I would avoid the abstracts (the handmaid's tale is a good suggestion) and theological tomes. I do recommend my own brother's book The Book of the Poor by Kenan Heise, in which part one is simply poor people talking to him, and the second part some of the institutions, groups, and public & umbrella organizations which are trying to make a difference. I did send him a copy, but doubt that he got it because it is in English.

A book that would support Francis' whole approach to the future of the church would be Bernard Prusak's The Church Unfinished . And if he should find himself trying to work out a handy approach to J.P. II's  legacy on the question of women's ordination, he might find Francis A. Sullivan's little book Creative Fidelity: Weighing and Interpreting Documents of the Magisterium very handy.

The late Fr. Louis Bouyer's "Woman In the Church" and "The Seat Of Wisdom" are classics well worth rediscovering.

All this time and nobody's mentioned Elizabeth Johnson's She Who Is? I know it's available in Spanish and I'm pretty sure it's available in Italian too. 

Also, I second Farley's Just Love. 

Not by a Catholic, but in many ways very Catholic, and one of the most important books to me personally, is Dorothee Soelle's The Strength of the Weak: Towards a Christian Feminist Identity. I have a feeling Francis would vibe with it.

I would like Francesco to learn more about Hildegard of Bingens.  Here's a place to start:

I hope that Francis gets representative contemporary works from across ethnic and geographical lines, not just American and European women.

I'm not recommending anything because I think this should be the purview of the women here.  It's their chance to put the best female feet forward.


I second the preceding recommendation.

Anything  by Kathleen Norris.

"Like".  I second the Elizabeth Johnson suggestion.

I nominate Michelle Gonzalez's Created In God's Image: An Introduction To Feminist Theological Anthropology and Anne Clifford's Introducing Feminist Theology, both published by Orbis Books.

I also second Elizabeth Johnson. I also recommend Edith Stein's "Woman" (Collected Works vol.2). And also Sr Joan Chittester. As already noted in previous comments, i'm much aware this is the American-European white female group. Authors from all continents needed.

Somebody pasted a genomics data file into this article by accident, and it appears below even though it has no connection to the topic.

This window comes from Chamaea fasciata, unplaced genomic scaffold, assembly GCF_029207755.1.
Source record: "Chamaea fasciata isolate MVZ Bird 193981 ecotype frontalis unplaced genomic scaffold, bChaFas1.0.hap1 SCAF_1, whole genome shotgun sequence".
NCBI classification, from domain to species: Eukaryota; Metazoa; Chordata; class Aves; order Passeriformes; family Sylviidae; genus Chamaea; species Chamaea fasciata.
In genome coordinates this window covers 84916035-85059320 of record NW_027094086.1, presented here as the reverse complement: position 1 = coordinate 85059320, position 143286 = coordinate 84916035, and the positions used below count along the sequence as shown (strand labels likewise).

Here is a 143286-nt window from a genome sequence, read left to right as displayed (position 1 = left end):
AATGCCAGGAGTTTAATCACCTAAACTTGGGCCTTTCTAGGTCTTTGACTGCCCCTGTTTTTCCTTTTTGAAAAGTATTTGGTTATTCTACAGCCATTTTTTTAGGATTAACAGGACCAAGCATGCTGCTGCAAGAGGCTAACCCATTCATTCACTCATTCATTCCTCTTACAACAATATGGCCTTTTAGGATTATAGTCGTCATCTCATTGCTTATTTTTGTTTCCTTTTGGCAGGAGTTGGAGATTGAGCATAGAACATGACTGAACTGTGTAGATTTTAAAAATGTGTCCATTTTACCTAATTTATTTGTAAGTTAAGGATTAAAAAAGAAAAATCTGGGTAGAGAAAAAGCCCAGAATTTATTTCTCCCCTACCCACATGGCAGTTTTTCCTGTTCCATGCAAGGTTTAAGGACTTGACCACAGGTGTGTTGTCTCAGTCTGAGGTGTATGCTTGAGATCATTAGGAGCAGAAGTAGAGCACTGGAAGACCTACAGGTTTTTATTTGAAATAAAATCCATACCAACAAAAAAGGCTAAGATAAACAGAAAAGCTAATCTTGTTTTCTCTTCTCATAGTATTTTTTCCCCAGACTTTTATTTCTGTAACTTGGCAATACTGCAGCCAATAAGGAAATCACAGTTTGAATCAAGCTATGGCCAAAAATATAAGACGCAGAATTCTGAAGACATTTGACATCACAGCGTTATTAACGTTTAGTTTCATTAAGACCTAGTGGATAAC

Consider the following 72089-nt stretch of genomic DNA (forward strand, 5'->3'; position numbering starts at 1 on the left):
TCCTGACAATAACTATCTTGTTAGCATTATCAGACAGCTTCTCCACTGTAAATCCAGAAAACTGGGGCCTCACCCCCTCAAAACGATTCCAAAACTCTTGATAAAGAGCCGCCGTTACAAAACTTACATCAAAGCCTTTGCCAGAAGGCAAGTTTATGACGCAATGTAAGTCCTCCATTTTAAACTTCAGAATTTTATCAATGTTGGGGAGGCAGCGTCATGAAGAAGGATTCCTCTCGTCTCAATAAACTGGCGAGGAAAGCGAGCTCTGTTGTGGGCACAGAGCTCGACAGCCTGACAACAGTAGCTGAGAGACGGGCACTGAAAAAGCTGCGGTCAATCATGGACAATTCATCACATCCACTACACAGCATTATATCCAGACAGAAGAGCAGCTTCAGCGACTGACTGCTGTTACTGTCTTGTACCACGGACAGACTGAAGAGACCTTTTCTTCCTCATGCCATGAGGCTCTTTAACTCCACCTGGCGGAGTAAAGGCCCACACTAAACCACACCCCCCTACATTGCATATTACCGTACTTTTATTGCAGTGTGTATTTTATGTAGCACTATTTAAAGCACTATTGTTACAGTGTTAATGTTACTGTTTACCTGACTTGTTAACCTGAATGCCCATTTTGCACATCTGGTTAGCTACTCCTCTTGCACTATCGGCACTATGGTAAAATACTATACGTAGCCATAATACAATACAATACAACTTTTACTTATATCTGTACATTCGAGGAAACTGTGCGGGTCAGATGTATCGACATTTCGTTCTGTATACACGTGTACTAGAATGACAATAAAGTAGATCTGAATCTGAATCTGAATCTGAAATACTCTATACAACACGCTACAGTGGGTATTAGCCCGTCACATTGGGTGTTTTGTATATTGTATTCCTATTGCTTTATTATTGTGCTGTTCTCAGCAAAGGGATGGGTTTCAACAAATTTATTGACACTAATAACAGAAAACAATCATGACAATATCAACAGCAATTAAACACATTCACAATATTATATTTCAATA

The book I suggest is:  "Taking up the Cross" New Testament Interpretations through Latina and Feminist Eyes.  by Barbara E. Reid, O.P.


Thanks for the blurb on the David Baken book. I'll read it. Agency-Communion looks like an interesting filter to look at the Sacraments and the Bible.

Abe Books on the web sells scholarly and other hard to get books at deep discounts. No shipping fees. Abe is an independent filling in the gap left by the closing of so many retal independents.

Schussler Fiorenza: Like.


This is an excellent project. Obviously many of the commenters have done some srious thinking, guided by some excellent books. It would be good for Francis to hear from the commenters here.

Genesis I.

Written That You May Believe,   Sandra Schneiders

No particular order:



The Glass Menagerie.

To Kill a Mockingbird.

The Age of Innocence.

Jane Eyre.

The Merchant of Venice.

The Prime of Miss Jean Brodie.

Absalom, Absalom.

A Town Like Alice.



This may not be in Italian or Spanish yet, but it stands out as a book directed at non-specialists which resists dumbing down without sacrificing lucidity.  Its arguments hew closely to evidence from Scripture and from official Church documents.  The author has paid her dues in the trenches of adult religious education for many years, making accessible to ordinary Christians the insights that a study of literary forms can provide in reading the Bible.  In this book she questions the ostensible immutability of Church teachings on a number of subjects, including ordination of women and moral aspects of differences in sexual orientation.  She also deals with some discrepancies between what is taught and what is done as regards, for instance, treatment of the non-ordained employed by Church organizations. The book is Why the Catholic Church Must Change: A Necessary Conversation, by Margaret Nutting Ralph.

(@ Jim McCrea: Taking seriously that first guideline about what "any good feminist knows," I can't agree with you that making suggestions here is exclusively women's work...)

Meant to mention that Ralph's book is only available in hardcover (and Kindle) so far.  But it actually doesn't weigh any more than a typical trade softcover, so maybe it could still be considered despite guideline #2.

Suggest God Believes in Love: Straight Talk About Gay Marriage (2012), V. Gene Robinson

Marion Zimmer Bradley's Free Amazons of Darkover books.

I second Kathleen Norris; more specifically, The Cloister Walk. I will send a Spanish/Italian version--if there is one!!

I vote Alice von Hildebrand's The Privilege of Being a Woman.  Does a good, pithy little job critiquing destructive secular versions of feminism, while highlighting the beauty of the Christian treatment of women.  Also, it's short and cheap.

I would suggest "The Theology of the Body" by Pope John Paul II, 1997, which is about a theology of humanity, both men and women, and where he can find jewels like this one: